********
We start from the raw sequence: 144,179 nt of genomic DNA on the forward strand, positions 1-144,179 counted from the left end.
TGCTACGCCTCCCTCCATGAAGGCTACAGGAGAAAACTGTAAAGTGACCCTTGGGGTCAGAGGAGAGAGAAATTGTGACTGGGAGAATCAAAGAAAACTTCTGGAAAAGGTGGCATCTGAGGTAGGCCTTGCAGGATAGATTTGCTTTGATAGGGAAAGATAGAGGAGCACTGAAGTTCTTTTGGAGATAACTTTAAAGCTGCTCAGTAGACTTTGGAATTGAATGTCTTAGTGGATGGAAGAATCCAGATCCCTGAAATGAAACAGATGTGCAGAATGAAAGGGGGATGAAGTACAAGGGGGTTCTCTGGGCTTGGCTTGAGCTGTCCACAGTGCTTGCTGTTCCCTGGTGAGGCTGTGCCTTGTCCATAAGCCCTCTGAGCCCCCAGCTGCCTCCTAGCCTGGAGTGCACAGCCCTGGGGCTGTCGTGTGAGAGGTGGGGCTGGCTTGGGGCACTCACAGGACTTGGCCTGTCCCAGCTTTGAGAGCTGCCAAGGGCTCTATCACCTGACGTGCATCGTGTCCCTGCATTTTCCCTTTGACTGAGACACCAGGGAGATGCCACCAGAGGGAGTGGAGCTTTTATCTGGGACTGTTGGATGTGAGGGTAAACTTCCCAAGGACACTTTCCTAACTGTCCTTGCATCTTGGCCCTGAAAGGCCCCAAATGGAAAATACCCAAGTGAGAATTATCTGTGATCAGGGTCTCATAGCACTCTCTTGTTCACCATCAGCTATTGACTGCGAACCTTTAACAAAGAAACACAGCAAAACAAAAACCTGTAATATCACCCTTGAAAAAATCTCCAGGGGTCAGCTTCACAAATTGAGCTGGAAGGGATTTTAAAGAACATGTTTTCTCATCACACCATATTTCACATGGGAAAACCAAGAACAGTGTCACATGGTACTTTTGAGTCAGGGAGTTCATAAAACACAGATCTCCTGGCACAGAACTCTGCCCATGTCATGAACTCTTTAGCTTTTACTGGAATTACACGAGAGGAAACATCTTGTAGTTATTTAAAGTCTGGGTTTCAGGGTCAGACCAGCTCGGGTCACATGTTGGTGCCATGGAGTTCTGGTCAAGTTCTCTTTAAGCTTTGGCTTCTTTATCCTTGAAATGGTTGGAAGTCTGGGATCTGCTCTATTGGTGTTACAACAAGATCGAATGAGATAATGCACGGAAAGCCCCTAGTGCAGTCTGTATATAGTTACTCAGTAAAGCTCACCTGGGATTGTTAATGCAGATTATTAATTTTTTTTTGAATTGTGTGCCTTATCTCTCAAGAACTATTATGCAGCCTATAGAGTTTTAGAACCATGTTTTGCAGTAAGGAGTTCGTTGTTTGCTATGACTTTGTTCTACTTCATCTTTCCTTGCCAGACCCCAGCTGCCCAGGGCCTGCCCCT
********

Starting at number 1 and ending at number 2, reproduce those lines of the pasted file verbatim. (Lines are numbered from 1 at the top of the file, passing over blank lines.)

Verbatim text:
We start from the raw sequence: 144,179 nt of genomic DNA on the forward strand, positions 1-144,179 counted from the left end.
TGCTACGCCTCCCTCCATGAAGGCTACAGGAGAAAACTGTAAAGTGACCCTTGGGGTCAGAGGAGAGAGAAATTGTGACTGGGAGAATCAAAGAAAACTTCTGGAAAAGGTGGCATCTGAGGTAGGCCTTGCAGGATAGATTTGCTTTGATAGGGAAAGATAGAGGAGCACTGAAGTTCTTTTGGAGATAACTTTAAAGCTGCTCAGTAGACTTTGGAATTGAATGTCTTAGTGGATGGAAGAATCCAGATCCCTGAAATGAAACAGATGTGCAGAATGAAAGGGGGATGAAGTACAAGGGGGTTCTCTGGGCTTGGCTTGAGCTGTCCACAGTGCTTGCTGTTCCCTGGTGAGGCTGTGCCTTGTCCATAAGCCCTCTGAGCCCCCAGCTGCCTCCTAGCCTGGAGTGCACAGCCCTGGGGCTGTCGTGTGAGAGGTGGGGCTGGCTTGGGGCACTCACAGGACTTGGCCTGTCCCAGCTTTGAGAGCTGCCAAGGGCTCTATCACCTGACGTGCATCGTGTCCCTGCATTTTCCCTTTGACTGAGACACCAGGGAGATGCCACCAGAGGGAGTGGAGCTTTTATCTGGGACTGTTGGATGTGAGGGTAAACTTCCCAAGGACACTTTCCTAACTGTCCTTGCATCTTGGCCCTGAAAGGCCCCAAATGGAAAATACCCAAGTGAGAATTATCTGTGATCAGGGTCTCATAGCACTCTCTTGTTCACCATCAGCTATTGACTGCGAACCTTTAACAAAGAAACACAGCAAAACAAAAACCTGTAATATCACCCTTGAAAAAATCTCCAGGGGTCAGCTTCACAAATTGAGCTGGAAGGGATTTTAAAGAACATGTTTTCTCATCACACCATATTTCACATGGGAAAACCAAGAACAGTGTCACATGGTACTTTTGAGTCAGGGAGTTCATAAAACACAGATCTCCTGGCACAGAACTCTGCCCATGTCATGAACTCTTTAGCTTTTACTGGAATTACACGAGAGGAAACATCTTGTAGTTATTTAAAGTCTGGGTTTCAGGGTCAGACCAGCTCGGGTCACATGTTGGTGCCATGGAGTTCTGGTCAAGTTCTCTTTAAGCTTTGGCTTCTTTATCCTTGAAATGGTTGGAAGTCTGGGATCTGCTCTATTGGTGTTACAACAAGATCGAATGAGATAATGCACGGAAAGCCCCTAGTGCAGTCTGTATATAGTTACTCAGTAAAGCTCACCTGGGATTGTTAATGCAGATTATTAATTTTTTTTTGAATTGTGTGCCTTATCTCTCAAGAACTATTATGCAGCCTATAGAGTTTTAGAACCATGTTTTGCAGTAAGGAGTTCGTTGTTTGCTATGACTTTGTTCTACTTCATCTTTCCTTGCCAGACCCCAGCTGCCCAGGGCCTGCCCCT